Posted on Dec 20, 2016 in Exploring Self Outside the Classroom


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Throughout our childhood we have been told to be brave; that to be scared is a sign of weakness and is unacceptable. That fear is a negative emotion. Over the years, fear even became a convoluted gender issue. It became acceptable for women to express fear, but for men it became a matter of shame. Is fear really that undesirable an emotion that people might be better off without it?

Let us today dissect fear without clouding it with our conditioning and judgment.

Think about the last time you got really scared. Imagine that moment; what is the environment like? What can you see? What do you smell? What is the danger you perceive at that moment?

Fear – a Safety Gear  

Fear is a vital response of our body to a perceived physical or emotional danger. In its heightened sense, it is the response to either an unknown outcome, or a result undesirable by the individual at that moment. Without fear we might not really survive for long because we might fail to identify life-threatening situations, both physical and emotional, failing to safeguard ourselves; hence fear is healthy.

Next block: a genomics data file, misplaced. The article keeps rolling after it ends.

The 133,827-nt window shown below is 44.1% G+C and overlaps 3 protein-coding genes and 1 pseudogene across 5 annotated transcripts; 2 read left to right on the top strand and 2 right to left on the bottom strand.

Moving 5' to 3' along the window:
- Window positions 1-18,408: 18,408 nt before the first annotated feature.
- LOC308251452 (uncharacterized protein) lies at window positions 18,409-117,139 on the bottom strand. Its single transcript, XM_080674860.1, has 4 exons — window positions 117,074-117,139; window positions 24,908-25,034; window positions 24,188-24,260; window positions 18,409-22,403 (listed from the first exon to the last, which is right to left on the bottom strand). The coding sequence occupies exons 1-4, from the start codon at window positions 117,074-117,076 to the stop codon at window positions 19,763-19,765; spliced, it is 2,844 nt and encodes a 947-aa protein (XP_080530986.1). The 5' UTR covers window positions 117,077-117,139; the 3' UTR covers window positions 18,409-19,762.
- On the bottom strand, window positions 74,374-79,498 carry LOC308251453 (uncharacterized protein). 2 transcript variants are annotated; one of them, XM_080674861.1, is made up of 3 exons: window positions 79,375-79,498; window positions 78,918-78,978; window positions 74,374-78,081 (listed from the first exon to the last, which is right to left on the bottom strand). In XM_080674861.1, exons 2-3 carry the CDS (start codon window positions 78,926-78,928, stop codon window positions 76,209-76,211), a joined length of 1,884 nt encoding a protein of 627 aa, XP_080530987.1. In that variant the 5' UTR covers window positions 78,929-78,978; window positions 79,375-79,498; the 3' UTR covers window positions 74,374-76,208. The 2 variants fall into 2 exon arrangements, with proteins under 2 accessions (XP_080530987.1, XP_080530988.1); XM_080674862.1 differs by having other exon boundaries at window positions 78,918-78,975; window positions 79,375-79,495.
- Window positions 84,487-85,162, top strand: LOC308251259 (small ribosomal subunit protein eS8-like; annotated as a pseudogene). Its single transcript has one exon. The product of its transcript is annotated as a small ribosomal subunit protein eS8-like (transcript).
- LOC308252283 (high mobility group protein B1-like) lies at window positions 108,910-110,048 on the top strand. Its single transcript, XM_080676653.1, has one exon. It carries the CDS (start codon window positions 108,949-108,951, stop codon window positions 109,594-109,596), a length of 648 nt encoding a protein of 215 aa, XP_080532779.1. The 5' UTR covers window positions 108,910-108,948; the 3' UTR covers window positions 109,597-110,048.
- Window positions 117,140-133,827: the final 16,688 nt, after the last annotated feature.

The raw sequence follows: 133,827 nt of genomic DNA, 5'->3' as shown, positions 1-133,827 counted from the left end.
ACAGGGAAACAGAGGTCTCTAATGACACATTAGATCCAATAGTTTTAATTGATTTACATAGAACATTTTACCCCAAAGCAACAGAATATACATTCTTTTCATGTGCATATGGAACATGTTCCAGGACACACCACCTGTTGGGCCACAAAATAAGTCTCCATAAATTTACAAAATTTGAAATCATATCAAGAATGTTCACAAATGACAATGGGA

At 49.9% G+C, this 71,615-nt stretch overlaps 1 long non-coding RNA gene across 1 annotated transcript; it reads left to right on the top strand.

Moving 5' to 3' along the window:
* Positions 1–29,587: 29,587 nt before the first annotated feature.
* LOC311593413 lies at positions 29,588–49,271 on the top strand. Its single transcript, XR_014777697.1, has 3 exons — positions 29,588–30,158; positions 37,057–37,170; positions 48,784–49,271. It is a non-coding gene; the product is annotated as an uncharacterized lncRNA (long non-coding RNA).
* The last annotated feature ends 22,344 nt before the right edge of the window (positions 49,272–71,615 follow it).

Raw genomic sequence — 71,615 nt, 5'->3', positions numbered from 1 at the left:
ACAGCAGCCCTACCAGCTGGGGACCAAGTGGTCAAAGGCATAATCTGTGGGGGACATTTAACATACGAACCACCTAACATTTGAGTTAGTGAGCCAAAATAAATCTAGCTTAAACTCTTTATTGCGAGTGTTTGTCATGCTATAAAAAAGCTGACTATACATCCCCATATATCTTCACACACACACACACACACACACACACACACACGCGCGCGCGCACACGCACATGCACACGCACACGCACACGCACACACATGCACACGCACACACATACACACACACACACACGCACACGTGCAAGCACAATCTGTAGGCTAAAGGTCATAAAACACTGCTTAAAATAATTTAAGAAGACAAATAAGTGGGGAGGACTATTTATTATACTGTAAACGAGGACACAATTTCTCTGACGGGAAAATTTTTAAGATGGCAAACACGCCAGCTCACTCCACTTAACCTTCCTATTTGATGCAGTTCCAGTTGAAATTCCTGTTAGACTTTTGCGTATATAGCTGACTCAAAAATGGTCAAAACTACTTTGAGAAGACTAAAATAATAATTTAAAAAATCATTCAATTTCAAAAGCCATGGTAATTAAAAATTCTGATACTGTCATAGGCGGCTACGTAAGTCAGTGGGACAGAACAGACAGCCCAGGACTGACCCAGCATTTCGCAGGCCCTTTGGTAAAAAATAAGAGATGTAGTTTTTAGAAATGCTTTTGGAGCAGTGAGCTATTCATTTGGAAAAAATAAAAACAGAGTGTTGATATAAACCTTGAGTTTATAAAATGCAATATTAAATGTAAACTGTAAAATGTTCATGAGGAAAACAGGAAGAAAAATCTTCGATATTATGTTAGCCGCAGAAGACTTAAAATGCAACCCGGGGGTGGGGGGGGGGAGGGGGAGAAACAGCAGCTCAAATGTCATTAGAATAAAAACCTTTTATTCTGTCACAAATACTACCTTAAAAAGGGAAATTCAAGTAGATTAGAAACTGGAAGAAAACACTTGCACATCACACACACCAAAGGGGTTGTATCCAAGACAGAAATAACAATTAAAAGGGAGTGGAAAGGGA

Then What’s the Problem?

It is our reaction or approach to fear that makes fear problematic. You might have seen people killing certain insects almost instantaneously as one sees it. However, in reality, the insect might be a non-venomous, non-threatening one. But the moment we see it, we are engulfed by a surge of fear, and end up violently responding to it. And why does that happen? Sometimes fear is a manifestation of past experiences. For example, you might have endured the pain of a bee sting in the past and have seen other people bitten by insects, either in real life or on television! Our brain receives and stores that data and any time it perceives a similar situation, it starts gearing the body to protect itself. Hence that dilated pupil, raised hair, sweat all over, and so on and so forth. If we are able to identify the particular insect we encounter as non-threatening, we might be able to deal with our fear for insects in general, better.

Fear of Strangers and Role of Empathy